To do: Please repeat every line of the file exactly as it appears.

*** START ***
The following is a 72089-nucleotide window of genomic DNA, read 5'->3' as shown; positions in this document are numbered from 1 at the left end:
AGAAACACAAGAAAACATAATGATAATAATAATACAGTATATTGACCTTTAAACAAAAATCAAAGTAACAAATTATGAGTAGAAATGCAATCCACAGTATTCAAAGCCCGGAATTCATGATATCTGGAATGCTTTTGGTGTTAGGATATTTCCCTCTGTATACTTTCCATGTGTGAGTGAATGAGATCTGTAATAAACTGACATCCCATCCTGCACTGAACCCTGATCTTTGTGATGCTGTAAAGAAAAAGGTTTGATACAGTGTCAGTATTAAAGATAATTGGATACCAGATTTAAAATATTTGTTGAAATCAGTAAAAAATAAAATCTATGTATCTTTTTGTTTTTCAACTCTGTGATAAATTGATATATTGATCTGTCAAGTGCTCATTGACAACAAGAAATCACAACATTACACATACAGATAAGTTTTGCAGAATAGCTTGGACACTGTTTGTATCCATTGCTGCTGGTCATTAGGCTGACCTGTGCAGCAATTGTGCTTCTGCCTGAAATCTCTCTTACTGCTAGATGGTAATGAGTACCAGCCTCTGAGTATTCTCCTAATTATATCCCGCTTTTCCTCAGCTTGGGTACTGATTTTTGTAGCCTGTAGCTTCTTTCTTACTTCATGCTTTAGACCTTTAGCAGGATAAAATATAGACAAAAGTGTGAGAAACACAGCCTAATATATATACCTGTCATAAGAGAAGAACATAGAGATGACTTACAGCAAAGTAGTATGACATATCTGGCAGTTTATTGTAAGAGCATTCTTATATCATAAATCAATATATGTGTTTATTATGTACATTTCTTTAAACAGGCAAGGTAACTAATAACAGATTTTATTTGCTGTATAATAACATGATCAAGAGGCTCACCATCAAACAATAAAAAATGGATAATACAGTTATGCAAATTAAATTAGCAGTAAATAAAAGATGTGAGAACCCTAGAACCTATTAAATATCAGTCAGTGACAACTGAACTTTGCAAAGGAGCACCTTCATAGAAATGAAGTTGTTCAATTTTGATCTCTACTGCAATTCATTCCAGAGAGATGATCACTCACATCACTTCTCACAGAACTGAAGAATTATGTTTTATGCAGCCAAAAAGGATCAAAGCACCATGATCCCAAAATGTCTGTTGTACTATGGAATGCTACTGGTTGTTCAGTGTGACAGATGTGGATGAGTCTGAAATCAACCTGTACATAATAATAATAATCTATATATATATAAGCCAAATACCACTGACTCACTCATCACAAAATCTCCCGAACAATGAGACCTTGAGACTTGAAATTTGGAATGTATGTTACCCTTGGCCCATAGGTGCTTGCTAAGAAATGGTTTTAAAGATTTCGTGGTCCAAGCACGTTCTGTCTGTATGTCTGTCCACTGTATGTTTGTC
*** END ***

The following is a 72089-nucleotide window of genomic DNA, read 5'->3' as shown; positions in this document are numbered from 1 at the left end:
AGAAACACAAGAAAACATAATGATAATAATAATACAGTATATTGACCTTTAAACAAAAATCAAAGTAACAAATTATGAGTAGAAATGCAATCCACAGTATTCAAAGCCCGGAATTCATGATATCTGGAATGCTTTTGGTGTTAGGATATTTCCCTCTGTATACTTTCCATGTGTGAGTGAATGAGATCTGTAATAAACTGACATCCCATCCTGCACTGAACCCTGATCTTTGTGATGCTGTAAAGAAAAAGGTTTGATACAGTGTCAGTATTAAAGATAATTGGATACCAGATTTAAAATATTTGTTGAAATCAGTAAAAAATAAAATCTATGTATCTTTTTGTTTTTCAACTCTGTGATAAATTGATATATTGATCTGTCAAGTGCTCATTGACAACAAGAAATCACAACATTACACATACAGATAAGTTTTGCAGAATAGCTTGGACACTGTTTGTATCCATTGCTGCTGGTCATTAGGCTGACCTGTGCAGCAATTGTGCTTCTGCCTGAAATCTCTCTTACTGCTAGATGGTAATGAGTACCAGCCTCTGAGTATTCTCCTAATTATATCCCGCTTTTCCTCAGCTTGGGTACTGATTTTTGTAGCCTGTAGCTTCTTTCTTACTTCATGCTTTAGACCTTTAGCAGGATAAAATATAGACAAAAGTGTGAGAAACACAGCCTAATATATATACCTGTCATAAGAGAAGAACATAGAGATGACTTACAGCAAAGTAGTATGACATATCTGGCAGTTTATTGTAAGAGCATTCTTATATCATAAATCAATATATGTGTTTATTATGTACATTTCTTTAAACAGGCAAGGTAACTAATAACAGATTTTATTTGCTGTATAATAACATGATCAAGAGGCTCACCATCAAACAATAAAAAATGGATAATACAGTTATGCAAATTAAATTAGCAGTAAATAAAAGATGTGAGAACCCTAGAACCTATTAAATATCAGTCAGTGACAACTGAACTTTGCAAAGGAGCACCTTCATAGAAATGAAGTTGTTCAATTTTGATCTCTACTGCAATTCATTCCAGAGAGATGATCACTCACATCACTTCTCACAGAACTGAAGAATTATGTTTTATGCAGCCAAAAAGGATCAAAGCACCATGATCCCAAAATGTCTGTTGTACTATGGAATGCTACTGGTTGTTCAGTGTGACAGATGTGGATGAGTCTGAAATCAACCTGTACATAATAATAATAATCTATATATATATAAGCCAAATACCACTGACTCACTCATCACAAAATCTCCCGAACAATGAGACCTTGAGACTTGAAATTTGGAATGTATGTTACCCTTGGCCCATAGGTGCTTGCTAAGAAATGGTTTTAAAGATTTCGTGGTCCAAGCACGTTCTGTCTGTATGTCTGTCCACTGTATGTTTGTC